Flapper Cocktail

Lois Long was the quintessential flapper. Tall and lean with stylish bobbed hair, she drank, she smoked, and she stayed out all night. She ran a regular social column in the New Yorker… Continue reading

Commander Livesey’s Gin Blind Cocktail

Charles H. Baker, Jr. had been everywhere. He went deep sea fishing with Earnest Hemingway. He drank with William Faulkner. He knew bartenders from Tokyo to New York by their first names. He… Continue reading

La Louisiane Cocktail

It’s hot and muggy outside and it’s put me in a New Orleans state of mind. There is something—je ne sais quoi—about that city that defies explanation. In many ways, it is the… Continue reading

The Venerable Rickey Cocktail

There are as many recipes for a Rickey as there are recipes for spaghetti sauce or barbecue. The common denominators are citrus (almost always lime), soda water, and ice (for a Rickey, not… Continue reading

“If I had to live my life over, I’d live over a saloon.”

W.C. Fields

Bank’s Closed Cocktail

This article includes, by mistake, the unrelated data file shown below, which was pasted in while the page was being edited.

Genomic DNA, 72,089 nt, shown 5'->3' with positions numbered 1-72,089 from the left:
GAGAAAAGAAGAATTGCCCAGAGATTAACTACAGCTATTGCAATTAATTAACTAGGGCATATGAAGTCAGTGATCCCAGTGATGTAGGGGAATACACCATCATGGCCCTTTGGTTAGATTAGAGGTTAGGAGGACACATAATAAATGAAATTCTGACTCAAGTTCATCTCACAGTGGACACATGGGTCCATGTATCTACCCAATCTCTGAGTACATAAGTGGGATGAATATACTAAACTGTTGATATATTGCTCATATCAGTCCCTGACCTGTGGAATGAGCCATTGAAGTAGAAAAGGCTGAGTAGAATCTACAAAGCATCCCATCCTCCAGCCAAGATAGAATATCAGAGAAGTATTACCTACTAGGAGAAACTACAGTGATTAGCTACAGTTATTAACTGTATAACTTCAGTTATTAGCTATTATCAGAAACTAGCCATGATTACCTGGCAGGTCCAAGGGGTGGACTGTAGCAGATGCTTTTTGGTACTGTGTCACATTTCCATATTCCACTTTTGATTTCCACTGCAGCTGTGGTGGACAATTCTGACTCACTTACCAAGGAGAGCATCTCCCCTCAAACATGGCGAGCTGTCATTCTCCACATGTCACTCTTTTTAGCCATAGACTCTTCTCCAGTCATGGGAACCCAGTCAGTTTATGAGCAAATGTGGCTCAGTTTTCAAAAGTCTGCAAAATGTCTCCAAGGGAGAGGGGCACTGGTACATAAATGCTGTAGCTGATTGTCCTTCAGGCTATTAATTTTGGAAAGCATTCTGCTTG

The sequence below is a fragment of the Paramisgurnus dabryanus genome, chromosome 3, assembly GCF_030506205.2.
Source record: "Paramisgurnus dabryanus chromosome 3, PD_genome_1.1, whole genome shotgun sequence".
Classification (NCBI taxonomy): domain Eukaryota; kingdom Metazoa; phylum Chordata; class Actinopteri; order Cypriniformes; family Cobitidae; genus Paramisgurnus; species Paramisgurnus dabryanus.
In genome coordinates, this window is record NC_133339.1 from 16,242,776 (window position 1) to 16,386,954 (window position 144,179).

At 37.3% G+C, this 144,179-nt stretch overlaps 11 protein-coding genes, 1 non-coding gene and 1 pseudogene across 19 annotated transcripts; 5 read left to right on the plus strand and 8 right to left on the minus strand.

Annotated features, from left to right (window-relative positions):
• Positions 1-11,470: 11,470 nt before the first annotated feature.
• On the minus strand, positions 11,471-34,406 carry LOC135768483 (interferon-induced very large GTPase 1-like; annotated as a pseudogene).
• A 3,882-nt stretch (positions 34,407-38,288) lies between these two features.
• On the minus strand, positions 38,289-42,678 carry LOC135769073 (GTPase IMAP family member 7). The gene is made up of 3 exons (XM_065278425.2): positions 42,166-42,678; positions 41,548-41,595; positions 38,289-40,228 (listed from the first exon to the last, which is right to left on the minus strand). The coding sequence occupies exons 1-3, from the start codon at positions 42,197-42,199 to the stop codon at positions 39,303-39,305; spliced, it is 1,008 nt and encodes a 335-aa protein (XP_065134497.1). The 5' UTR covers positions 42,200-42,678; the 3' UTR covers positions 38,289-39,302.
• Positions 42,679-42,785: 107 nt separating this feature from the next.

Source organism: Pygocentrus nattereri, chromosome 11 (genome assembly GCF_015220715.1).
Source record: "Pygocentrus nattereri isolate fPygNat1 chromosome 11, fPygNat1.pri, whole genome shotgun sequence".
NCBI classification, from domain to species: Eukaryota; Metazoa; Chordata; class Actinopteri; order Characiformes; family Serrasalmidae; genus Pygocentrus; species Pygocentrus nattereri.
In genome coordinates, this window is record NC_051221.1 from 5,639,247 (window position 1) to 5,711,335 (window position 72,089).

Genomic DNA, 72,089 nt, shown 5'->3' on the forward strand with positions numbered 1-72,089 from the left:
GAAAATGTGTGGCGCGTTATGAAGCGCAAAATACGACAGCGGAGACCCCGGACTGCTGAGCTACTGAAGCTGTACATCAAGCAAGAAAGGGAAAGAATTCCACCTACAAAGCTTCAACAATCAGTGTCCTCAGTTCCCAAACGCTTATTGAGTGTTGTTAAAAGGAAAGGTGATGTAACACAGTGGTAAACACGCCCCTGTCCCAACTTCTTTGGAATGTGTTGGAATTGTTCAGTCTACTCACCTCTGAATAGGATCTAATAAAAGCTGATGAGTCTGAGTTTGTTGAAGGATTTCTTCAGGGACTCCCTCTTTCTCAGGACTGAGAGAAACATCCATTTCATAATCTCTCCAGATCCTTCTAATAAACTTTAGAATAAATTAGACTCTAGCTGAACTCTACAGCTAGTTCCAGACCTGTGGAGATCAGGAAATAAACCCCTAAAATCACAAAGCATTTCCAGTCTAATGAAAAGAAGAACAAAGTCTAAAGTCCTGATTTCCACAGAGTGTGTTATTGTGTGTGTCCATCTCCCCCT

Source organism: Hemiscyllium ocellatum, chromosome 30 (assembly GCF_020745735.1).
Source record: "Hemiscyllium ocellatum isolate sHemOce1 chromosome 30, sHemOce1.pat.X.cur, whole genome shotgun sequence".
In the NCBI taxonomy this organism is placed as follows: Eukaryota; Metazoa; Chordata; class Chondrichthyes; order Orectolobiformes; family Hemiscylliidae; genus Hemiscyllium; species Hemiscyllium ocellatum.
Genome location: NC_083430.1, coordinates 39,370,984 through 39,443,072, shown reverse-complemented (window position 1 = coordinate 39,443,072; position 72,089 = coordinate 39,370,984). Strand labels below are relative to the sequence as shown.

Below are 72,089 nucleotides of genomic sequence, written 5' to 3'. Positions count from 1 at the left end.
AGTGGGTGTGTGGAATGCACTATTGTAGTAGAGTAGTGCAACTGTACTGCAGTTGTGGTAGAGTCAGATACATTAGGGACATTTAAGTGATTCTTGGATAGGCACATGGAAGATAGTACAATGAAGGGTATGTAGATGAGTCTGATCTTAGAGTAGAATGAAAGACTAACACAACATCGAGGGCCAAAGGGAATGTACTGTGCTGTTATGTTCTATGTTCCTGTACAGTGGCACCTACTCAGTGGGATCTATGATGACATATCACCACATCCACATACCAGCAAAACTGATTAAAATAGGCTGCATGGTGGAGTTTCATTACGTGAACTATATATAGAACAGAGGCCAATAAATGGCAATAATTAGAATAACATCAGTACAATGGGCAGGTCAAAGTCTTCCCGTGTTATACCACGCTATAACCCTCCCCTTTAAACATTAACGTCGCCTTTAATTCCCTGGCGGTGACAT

“I’m goofy for ya!” “You’re bent.” “I think you’re the cat’s pajamas!” “Oh, tell it to Sweeney.” “Howsabout we ankle it over to the struggle buggy for a pet!” “Sorry, Mac. Bank’s closed.”… Continue reading

Twentieth Century Cocktail

The Twentieth Century cocktail, a potation of gin, Lillet, and creme de cacao, is firmly ensconced in the modern craft cocktail revival canon and can be found in the The Cafe Royal Bar… Continue reading

The Burnt Fusalage

Pennsylvanian, Charles Kerwood, flew bombers for the French during World War I as part of the Lafayette Flying Corps. He was shot down and captured, then wounded trying to escape. For his service,… Continue reading

The Manhattan Cocktail

Back to basics. Liquor, sweetener, bitters. That’s the cocktail in its simplest form. So simple, yet so misunderstood. The Manhattan has suffered a similar fate to the Martini over the years: people can’t… Continue reading

Fedora Cocktail

A cocktail named after a hat style. Why not? And another drink older than I imagined. In 1882, Sarah Bernhardt played a character named Fedora who wore a short-brimmed hat creased down the… Continue reading

  • Follow The Zozzled Cocktail on WordPress.com
  • Advertisements